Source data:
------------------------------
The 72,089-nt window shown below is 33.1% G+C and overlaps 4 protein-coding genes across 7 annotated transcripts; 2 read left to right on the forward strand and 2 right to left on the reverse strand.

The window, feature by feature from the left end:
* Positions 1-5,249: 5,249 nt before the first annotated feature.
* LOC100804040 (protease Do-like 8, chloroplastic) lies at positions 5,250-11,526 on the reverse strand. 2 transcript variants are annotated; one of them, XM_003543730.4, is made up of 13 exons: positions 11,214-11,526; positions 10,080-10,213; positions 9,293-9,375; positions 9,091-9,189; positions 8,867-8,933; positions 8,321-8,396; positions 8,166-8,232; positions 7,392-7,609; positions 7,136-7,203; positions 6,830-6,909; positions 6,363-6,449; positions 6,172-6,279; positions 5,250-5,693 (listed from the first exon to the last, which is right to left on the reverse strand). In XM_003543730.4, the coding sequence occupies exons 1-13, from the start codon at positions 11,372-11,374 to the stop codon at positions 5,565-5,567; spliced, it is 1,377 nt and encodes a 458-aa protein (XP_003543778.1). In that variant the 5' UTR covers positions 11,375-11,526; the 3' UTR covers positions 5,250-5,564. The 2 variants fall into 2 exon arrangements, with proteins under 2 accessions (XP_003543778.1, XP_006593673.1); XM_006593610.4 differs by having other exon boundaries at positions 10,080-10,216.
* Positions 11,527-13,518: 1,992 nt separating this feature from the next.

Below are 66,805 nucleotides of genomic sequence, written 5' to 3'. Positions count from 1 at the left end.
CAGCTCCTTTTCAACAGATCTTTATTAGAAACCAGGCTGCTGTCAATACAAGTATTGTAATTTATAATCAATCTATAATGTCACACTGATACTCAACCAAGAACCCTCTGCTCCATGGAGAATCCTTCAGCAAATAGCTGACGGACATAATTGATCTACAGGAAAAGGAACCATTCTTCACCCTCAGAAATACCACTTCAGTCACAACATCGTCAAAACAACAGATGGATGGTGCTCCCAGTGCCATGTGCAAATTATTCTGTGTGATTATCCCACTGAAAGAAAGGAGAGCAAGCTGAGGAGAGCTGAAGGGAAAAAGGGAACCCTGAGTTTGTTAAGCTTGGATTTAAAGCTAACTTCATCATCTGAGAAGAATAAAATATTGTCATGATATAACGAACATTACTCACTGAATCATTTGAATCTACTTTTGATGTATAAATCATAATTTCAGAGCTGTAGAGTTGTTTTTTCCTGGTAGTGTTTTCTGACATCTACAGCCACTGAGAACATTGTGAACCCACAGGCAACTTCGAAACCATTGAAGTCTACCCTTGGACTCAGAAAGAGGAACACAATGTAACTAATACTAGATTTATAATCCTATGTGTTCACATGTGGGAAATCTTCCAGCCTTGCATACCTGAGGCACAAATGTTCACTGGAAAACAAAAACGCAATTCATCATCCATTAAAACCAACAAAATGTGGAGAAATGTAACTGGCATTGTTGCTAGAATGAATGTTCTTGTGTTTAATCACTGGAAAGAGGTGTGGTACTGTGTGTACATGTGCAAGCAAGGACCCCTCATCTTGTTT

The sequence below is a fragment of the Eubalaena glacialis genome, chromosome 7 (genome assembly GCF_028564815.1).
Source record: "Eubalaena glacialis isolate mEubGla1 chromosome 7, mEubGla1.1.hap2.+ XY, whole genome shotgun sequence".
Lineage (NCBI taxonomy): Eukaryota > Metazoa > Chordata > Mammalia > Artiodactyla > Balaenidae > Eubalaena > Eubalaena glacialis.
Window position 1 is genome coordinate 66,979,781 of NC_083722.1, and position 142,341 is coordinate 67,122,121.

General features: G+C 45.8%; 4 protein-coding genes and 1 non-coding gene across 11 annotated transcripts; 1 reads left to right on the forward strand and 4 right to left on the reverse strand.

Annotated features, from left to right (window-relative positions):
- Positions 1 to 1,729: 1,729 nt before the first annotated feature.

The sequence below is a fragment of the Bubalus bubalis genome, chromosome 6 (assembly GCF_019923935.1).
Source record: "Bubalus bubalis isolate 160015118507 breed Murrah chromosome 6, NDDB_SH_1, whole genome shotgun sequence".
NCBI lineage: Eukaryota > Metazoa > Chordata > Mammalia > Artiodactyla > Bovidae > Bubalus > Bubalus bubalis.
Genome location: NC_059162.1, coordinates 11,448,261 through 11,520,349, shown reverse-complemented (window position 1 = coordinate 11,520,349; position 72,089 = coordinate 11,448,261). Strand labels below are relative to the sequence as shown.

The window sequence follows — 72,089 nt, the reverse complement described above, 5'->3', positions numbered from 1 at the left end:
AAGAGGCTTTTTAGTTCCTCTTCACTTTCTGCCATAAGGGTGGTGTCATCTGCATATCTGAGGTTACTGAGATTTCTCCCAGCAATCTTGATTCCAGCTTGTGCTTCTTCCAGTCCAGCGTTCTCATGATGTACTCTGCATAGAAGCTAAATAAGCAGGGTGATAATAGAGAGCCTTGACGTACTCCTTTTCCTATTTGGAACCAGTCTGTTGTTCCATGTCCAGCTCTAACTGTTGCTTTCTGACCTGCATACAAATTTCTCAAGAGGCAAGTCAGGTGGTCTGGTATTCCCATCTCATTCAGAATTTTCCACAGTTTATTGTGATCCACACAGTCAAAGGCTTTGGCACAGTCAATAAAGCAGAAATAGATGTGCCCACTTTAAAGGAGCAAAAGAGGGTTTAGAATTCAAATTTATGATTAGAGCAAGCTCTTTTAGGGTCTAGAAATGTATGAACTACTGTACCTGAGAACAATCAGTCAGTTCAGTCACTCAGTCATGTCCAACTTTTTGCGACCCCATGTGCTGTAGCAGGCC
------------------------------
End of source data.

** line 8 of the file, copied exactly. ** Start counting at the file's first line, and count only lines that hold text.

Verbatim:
The sequence below is a fragment of the Eubalaena glacialis genome, chromosome 7 (genome assembly GCF_028564815.1).